I always appreciate honest opinions and sharing of expertise. It is the reason I am a member of this site - not to have my hopes confirmed, but to learn more about the items I collect. Thank you for being kind in the delivery of your feedback, but no worries, I fully accept the condition of this and the kukri are indeed rough, to say the least.

-Rob
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Old 23rd February 2021, 04:40 PM   #7
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Quote:
Originally Posted by Kmaddock
Hi Shayde,

In the job lot of items you got a fantastic, in my mind Sossun Pattah, you have up on another post.

So if the other items are corroded beyond normal collector value (like this Item) so be it.

I find I learn as much from relic items as much as good condition items
was there much else in the haul?

Regards,

Ken



Ken,
Thanks for weighing in. I agree - the sossun pattah was the item that interested me in the lot as a whole. Being that I got 6 items for less than I would have paid for that one sword, I'm OK if the rest are not "collector's condition". I try to take good care of the items in my collection, but if one (or several) come to me in rough shape, I don't mind too much. As you say, I can learn a lot from these more damaged items, especially as I may be afforded opportunity to see how hilts were mounted, and such details that would otherwise be hidden on items in better conditions that you would never dream of taking apart. Also, and I know this is a point of some contention, I don't mind patina that indicates age and use by the original culture from which the weapon originates.

As for additional items, there were two machetes (one I haven't identified yet, the other is a 1943 Collins - a big beefy thing). There was also a Barong, that I haven't gotten around to formatting the pictures to post on here. That is in the best condition of the lot, and has a description carved into the sheath that suggests a GI bring-back item. Still, it has friction tape around the grip down by the blade where a wire wrap would traditionally have been. Might not be worth posting here as there are countless other examples already populating these pages.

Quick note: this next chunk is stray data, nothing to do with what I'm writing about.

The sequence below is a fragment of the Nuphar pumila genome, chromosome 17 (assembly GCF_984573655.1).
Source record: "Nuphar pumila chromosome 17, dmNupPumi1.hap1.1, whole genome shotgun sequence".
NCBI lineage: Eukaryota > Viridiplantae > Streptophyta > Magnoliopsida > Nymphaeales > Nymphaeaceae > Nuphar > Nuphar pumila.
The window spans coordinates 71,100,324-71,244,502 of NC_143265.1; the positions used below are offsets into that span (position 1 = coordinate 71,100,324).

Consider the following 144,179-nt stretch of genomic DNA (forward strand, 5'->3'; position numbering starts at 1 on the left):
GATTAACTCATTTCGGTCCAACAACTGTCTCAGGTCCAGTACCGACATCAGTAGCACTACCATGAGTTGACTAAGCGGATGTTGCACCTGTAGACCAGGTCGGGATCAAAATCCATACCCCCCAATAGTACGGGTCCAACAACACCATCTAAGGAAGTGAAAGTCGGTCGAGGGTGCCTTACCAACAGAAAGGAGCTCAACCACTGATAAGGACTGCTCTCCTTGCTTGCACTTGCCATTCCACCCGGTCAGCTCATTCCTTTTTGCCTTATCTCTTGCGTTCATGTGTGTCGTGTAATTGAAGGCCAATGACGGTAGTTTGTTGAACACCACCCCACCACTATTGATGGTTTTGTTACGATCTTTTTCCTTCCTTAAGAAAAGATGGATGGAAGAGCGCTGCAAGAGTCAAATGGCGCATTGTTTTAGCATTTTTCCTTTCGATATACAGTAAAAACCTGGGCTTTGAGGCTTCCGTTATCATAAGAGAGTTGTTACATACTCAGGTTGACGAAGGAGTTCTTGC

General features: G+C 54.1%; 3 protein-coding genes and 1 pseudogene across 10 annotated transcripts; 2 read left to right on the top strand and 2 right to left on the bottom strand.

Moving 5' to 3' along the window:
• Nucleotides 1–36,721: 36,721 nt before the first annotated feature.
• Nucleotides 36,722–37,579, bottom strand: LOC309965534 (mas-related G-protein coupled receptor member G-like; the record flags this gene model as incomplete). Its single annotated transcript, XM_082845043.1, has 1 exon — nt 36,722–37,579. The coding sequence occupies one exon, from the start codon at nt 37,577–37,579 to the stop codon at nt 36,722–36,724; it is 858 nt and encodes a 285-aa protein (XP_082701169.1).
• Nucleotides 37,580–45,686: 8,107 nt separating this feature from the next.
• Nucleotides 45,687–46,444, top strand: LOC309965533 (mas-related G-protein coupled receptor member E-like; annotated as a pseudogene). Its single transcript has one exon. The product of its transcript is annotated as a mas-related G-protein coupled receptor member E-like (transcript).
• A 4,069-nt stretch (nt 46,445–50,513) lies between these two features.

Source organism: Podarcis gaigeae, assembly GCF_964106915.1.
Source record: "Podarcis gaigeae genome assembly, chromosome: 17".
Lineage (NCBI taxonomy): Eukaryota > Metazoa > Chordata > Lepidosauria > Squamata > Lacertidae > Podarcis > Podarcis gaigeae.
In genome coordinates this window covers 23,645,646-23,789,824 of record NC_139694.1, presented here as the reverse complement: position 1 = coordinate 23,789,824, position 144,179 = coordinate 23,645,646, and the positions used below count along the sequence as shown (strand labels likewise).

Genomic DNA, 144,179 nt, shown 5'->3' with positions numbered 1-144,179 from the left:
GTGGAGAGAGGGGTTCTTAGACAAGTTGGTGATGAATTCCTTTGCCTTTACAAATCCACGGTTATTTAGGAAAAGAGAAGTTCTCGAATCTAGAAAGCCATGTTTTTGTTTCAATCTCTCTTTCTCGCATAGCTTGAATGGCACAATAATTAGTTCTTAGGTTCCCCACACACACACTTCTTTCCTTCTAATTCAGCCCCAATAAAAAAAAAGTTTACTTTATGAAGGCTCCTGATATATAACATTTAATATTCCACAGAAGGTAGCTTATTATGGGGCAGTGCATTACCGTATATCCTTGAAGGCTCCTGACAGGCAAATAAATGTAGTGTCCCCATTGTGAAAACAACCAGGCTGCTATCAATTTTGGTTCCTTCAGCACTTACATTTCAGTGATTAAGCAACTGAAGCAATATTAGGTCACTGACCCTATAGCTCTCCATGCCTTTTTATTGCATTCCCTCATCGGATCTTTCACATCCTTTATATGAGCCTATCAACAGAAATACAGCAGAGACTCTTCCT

-Rob
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Old 23rd February 2021, 04:41 PM   #8
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Quote:
Originally Posted by drac2k
I think your assessment of the early 20th-century is correct and are you sure that the handle is wood rather than horn?
Since the item is in poor condition, why not practice your restoration on it, where you can experiment with some techniques that you might not normally use?


Thanks for the question - I do think the hilt is wood due to the grain and the way it is flaking. I suppose I could do a hot pin test and smell the results.
Any thoughts on what kind of restoration you'd envision. Maye just a polish and replacing the grip?
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Old 23rd February 2021, 05:19 PM   #9
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Hello Rob,

Another vote for deteriorated horn - looks quite similar as the kukri to me.

I'd also suggest that such pieces offer opportunities like extensive repolishing projects; never throw any bits and pieces away, of course. And I also agree that any genuine and old piece is collectable as it is a still extant material link to a usually past culture even if the monetary value may be approaching zero.